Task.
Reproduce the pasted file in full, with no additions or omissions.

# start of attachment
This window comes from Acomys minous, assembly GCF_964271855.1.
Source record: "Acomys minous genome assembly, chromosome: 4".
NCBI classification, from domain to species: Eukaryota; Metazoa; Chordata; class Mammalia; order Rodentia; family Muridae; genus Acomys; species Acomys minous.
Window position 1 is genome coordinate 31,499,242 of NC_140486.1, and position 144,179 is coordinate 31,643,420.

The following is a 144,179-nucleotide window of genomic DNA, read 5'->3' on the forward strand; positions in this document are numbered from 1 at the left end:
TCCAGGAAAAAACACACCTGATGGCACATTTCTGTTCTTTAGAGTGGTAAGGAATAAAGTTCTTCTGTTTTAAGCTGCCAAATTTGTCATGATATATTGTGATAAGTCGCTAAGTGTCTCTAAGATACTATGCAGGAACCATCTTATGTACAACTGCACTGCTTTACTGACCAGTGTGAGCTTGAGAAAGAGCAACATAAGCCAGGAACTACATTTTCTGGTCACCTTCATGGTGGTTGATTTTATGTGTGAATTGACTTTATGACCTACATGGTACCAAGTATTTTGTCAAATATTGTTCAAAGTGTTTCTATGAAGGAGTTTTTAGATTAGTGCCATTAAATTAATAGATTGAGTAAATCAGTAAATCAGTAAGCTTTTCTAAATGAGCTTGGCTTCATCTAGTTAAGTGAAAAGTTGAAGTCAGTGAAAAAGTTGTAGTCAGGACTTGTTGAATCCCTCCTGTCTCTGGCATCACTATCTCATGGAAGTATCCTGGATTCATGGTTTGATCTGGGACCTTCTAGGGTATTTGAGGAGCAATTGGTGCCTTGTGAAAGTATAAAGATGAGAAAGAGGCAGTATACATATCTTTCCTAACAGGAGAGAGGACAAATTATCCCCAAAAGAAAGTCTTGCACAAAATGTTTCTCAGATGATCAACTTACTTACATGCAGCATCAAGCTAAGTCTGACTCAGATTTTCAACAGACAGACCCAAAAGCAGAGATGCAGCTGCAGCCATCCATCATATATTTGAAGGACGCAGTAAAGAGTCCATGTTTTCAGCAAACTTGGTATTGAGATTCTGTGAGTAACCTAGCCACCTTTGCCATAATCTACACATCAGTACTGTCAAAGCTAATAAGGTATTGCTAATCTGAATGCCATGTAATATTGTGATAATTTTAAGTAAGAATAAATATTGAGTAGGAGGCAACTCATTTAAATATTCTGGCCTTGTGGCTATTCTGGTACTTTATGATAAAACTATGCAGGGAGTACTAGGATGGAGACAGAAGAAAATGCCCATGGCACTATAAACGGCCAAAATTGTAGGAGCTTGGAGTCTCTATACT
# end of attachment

This window comes from Acomys minous, assembly GCF_964271855.1.
Source record: "Acomys minous genome assembly, chromosome: 4".
NCBI classification, from domain to species: Eukaryota; Metazoa; Chordata; class Mammalia; order Rodentia; family Muridae; genus Acomys; species Acomys minous.
Window position 1 is genome coordinate 31,499,242 of NC_140486.1, and position 144,179 is coordinate 31,643,420.

The following is a 144,179-nucleotide window of genomic DNA, read 5'->3' on the forward strand; positions in this document are numbered from 1 at the left end:
TCCAGGAAAAAACACACCTGATGGCACATTTCTGTTCTTTAGAGTGGTAAGGAATAAAGTTCTTCTGTTTTAAGCTGCCAAATTTGTCATGATATATTGTGATAAGTCGCTAAGTGTCTCTAAGATACTATGCAGGAACCATCTTATGTACAACTGCACTGCTTTACTGACCAGTGTGAGCTTGAGAAAGAGCAACATAAGCCAGGAACTACATTTTCTGGTCACCTTCATGGTGGTTGATTTTATGTGTGAATTGACTTTATGACCTACATGGTACCAAGTATTTTGTCAAATATTGTTCAAAGTGTTTCTATGAAGGAGTTTTTAGATTAGTGCCATTAAATTAATAGATTGAGTAAATCAGTAAATCAGTAAGCTTTTCTAAATGAGCTTGGCTTCATCTAGTTAAGTGAAAAGTTGAAGTCAGTGAAAAAGTTGTAGTCAGGACTTGTTGAATCCCTCCTGTCTCTGGCATCACTATCTCATGGAAGTATCCTGGATTCATGGTTTGATCTGGGACCTTCTAGGGTATTTGAGGAGCAATTGGTGCCTTGTGAAAGTATAAAGATGAGAAAGAGGCAGTATACATATCTTTCCTAACAGGAGAGAGGACAAATTATCCCCAAAAGAAAGTCTTGCACAAAATGTTTCTCAGATGATCAACTTACTTACATGCAGCATCAAGCTAAGTCTGACTCAGATTTTCAACAGACAGACCCAAAAGCAGAGATGCAGCTGCAGCCATCCATCATATATTTGAAGGACGCAGTAAAGAGTCCATGTTTTCAGCAAACTTGGTATTGAGATTCTGTGAGTAACCTAGCCACCTTTGCCATAATCTACACATCAGTACTGTCAAAGCTAATAAGGTATTGCTAATCTGAATGCCATGTAATATTGTGATAATTTTAAGTAAGAATAAATATTGAGTAGGAGGCAACTCATTTAAATATTCTGGCCTTGTGGCTATTCTGGTACTTTATGATAAAACTATGCAGGGAGTACTAGGATGGAGACAGAAGAAAATGCCCATGGCACTATAAACGGCCAAAATTGTAGGAGCTTGGAGTCTCTATACT